Re: [Bulk] Re: 3rd call: CSS2: howto disable audio?


on the contrary, I would not expect to have to use client-side script  
to modify a plugin.
I would expect to be able to chose whether to enable plugins on a  
site by site basis, and that might be at application level.
but also I would expect via a default user style sheet to be able to  
specify that for instance I did or did not want to play audio, and  
perhaps specify some aspects such as perhaps volume.

It's true that user style sheets have failed to gain popularity to  
the same extent that authors use CSS, and the working group should  
take time to consider why this might be.
it's also relevant to ask why the author has authority to include a  
plugin and decide when it will launch using CSS, but the user has  
little if any similar control.

please consider that aural css gives the user really quite refined if  
unimplemented control.
something similar is at least worth discussing for audio in general.

also in respect of rdf which it seems in the future offers  
considerable opportunities for improving expectations.


Jonathan Chetwynd

On 24 Jul 2007, at 09:45, Mike Bremford wrote:

CSS is a layout engine. It determines the positions of blocks on a  
page, but the content of those blocks (applets, flash and even  
images) are black boxes. They're "replaced elements" and all CSS  
knows about them is their dimensions (1).

Just because the two have sound doesn't make them part of the same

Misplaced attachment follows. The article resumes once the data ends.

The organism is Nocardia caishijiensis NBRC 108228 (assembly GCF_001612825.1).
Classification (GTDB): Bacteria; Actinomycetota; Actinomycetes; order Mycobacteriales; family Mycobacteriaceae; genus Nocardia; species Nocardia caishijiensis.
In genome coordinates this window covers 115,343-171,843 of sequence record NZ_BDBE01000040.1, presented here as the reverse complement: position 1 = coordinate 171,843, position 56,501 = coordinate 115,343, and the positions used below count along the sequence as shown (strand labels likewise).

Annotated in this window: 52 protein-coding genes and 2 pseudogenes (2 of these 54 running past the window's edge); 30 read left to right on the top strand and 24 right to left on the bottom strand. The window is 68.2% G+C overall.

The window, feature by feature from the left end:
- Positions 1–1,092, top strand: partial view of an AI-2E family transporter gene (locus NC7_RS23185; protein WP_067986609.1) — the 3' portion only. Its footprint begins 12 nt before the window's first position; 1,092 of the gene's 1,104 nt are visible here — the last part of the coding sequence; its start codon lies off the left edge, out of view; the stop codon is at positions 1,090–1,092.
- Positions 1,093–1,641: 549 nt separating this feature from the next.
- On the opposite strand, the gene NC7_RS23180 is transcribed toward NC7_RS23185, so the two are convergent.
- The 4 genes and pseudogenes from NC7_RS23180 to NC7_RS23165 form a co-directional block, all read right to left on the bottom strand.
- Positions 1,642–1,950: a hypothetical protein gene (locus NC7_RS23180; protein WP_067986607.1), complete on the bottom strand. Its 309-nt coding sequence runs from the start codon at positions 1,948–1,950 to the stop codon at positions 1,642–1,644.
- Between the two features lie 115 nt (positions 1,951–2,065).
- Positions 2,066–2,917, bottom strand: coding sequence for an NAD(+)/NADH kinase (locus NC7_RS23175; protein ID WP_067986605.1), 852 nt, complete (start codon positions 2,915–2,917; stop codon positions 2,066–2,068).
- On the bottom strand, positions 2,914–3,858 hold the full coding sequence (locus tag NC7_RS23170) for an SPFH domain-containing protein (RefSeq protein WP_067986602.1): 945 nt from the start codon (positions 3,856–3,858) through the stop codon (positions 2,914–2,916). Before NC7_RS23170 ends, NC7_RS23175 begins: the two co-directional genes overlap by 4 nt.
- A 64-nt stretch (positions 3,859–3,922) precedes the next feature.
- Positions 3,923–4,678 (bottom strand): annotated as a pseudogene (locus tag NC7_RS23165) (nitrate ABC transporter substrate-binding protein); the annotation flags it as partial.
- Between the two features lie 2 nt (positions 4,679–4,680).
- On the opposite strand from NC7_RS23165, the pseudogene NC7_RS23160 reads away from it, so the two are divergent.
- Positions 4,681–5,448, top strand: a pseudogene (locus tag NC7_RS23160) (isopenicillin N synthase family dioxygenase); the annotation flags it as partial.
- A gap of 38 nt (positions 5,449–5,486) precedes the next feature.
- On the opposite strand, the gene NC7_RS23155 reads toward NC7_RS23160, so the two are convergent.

system - you wouldn't expect to use CSS to modify the appearance of  
an applet, for instance, even though an applet clearly has an  
internal layout just as CSS defines layout.

If your plugin has a published interface of some sort you might be  
able to turn off the audio with JavaScript, but that's dependent on  
the plugin.

Cheers... Mike

#1 -

On 24 Jul 2007, at 09:04, ~:'' ありがとうございました。  

> Fantasai,
> that's all too easy an excuse, aka passing the buck.
> I do take your point, but however dont agree that it's necessarily  
> only a plugin issue.
> for instance it's likely the plugin - can - raise an interface that  
> provides a means to disable.
> However the author may chose to make this very small, off screen,  
> or not visible.
> it's also true that the user agent, application or browser may  
> provide an audio interface.
> furthermore client-side script can be used to play audio.
> However as the current functioning W3C specifications are designed  
> in such a way that CSS provides sound on event, which is a  
> reasonable expectation; is it not a sensible expectation that there  
> should equally be a way for CSS to disable or prevent audio?
> for instance via a user style sheet?
> regards
> Jonathan Chetwynd
> On 24 Jul 2007, at 06:24, fantasai wrote:
> ~:'' ありがとうございました。 wrote:
>> fantasai,
>> thank you for your response, however this issue* is not directly  
>> related to aural CSS.
> My point is, you are complaining to the wrong people. If the sound is
> coming from the plugin, then you need to complain to the makers of the
> plugin. A plugin is arbitrary executable code: if it makes too much
> noise, CSS can't do anything about that.
> ~fantasai

Received on Tuesday, 24 July 2007 20:33:57 UTC